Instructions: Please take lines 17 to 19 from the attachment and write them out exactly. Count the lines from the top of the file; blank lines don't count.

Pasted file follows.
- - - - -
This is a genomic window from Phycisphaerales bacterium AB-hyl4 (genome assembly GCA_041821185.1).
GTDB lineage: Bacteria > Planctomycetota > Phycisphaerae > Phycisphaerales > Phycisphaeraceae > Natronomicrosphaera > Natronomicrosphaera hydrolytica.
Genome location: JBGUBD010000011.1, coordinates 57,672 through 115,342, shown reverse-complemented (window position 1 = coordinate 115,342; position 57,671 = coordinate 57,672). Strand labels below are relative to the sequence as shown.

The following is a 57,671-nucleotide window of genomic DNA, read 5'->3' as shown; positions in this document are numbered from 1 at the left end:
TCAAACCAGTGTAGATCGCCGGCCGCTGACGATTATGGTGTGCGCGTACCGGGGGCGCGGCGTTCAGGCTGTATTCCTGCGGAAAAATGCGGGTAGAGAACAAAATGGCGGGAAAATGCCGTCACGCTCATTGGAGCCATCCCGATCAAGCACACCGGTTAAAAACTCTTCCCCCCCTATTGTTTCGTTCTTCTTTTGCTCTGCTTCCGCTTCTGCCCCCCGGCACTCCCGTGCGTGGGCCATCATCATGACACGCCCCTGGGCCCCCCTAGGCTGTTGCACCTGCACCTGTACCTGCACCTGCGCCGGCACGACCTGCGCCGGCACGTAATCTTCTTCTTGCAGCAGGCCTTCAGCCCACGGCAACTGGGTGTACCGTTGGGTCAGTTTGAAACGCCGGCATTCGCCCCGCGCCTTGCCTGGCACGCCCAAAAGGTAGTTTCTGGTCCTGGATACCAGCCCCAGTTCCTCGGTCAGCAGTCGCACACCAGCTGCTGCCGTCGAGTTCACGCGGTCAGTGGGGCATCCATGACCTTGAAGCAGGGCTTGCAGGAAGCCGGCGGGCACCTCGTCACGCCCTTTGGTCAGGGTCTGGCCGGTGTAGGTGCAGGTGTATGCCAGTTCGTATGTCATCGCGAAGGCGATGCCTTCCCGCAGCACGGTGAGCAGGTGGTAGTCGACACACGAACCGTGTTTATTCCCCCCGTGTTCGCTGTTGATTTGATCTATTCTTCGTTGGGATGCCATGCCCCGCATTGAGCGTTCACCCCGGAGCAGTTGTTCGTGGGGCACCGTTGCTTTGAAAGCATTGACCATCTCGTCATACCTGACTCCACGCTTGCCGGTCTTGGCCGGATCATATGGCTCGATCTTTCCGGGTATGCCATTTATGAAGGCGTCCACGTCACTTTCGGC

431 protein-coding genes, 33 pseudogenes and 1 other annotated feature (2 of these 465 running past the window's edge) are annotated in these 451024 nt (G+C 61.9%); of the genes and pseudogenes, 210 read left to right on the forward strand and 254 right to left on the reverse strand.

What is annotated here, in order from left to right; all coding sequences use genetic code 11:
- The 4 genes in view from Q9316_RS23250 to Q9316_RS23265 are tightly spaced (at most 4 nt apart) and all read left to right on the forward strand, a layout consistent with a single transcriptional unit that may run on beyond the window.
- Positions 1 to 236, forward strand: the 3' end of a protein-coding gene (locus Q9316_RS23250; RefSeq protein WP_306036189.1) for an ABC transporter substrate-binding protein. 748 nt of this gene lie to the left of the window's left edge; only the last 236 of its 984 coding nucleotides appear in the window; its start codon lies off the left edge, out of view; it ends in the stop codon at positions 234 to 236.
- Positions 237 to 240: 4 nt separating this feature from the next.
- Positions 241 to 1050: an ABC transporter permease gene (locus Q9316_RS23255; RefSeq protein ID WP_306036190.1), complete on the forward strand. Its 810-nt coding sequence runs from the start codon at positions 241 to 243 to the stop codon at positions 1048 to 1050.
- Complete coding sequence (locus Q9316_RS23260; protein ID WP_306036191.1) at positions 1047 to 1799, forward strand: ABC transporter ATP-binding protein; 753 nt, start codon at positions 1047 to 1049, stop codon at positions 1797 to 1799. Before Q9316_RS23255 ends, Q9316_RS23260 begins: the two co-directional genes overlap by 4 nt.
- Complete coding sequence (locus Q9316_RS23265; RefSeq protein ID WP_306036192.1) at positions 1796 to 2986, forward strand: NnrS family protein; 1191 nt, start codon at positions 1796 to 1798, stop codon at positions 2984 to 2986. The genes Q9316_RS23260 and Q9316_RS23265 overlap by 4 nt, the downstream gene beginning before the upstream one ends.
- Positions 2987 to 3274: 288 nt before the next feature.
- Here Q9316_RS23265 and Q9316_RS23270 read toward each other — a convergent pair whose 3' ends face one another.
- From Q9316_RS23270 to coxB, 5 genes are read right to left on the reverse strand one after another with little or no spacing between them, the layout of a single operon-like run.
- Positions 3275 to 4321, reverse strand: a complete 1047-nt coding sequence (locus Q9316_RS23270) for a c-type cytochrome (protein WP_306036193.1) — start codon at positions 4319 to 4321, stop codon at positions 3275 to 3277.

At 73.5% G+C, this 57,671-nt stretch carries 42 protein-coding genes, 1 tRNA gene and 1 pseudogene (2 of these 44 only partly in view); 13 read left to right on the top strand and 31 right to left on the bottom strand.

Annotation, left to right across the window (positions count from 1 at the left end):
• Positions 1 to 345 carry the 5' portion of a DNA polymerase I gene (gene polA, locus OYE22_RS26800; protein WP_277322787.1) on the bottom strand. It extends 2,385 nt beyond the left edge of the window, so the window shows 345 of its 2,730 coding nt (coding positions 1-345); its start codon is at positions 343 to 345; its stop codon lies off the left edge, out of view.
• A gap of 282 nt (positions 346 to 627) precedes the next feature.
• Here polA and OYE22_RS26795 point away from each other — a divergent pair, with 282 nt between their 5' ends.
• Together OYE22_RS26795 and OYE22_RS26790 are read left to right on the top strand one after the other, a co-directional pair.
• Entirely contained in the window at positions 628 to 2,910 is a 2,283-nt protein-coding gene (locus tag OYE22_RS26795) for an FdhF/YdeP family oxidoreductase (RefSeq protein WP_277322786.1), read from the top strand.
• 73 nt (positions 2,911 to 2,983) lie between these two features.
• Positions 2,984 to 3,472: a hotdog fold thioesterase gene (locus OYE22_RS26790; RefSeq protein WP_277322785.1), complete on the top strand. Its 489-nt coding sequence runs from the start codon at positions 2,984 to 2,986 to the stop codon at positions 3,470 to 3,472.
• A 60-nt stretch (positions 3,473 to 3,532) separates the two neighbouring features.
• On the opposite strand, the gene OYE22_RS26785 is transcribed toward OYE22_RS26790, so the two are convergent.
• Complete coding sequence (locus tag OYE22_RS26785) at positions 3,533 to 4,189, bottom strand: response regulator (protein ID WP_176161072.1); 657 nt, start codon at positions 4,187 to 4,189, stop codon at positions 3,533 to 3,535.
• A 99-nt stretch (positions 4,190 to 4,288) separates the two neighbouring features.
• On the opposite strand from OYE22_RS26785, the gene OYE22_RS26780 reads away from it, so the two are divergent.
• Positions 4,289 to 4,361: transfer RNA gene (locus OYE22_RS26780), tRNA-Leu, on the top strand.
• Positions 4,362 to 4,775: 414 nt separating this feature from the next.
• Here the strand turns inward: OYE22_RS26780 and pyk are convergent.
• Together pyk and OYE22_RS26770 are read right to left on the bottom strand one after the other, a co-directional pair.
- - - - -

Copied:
- Positions 3275 to 4321, reverse strand: a complete 1047-nt coding sequence (locus Q9316_RS23270) for a c-type cytochrome (protein WP_306036193.1) — start codon at positions 4319 to 4321, stop codon at positions 3275 to 3277.

At 73.5% G+C, this 57,671-nt stretch carries 42 protein-coding genes, 1 tRNA gene and 1 pseudogene (2 of these 44 only partly in view); 13 read left to right on the top strand and 31 right to left on the bottom strand.

Annotation, left to right across the window (positions count from 1 at the left end):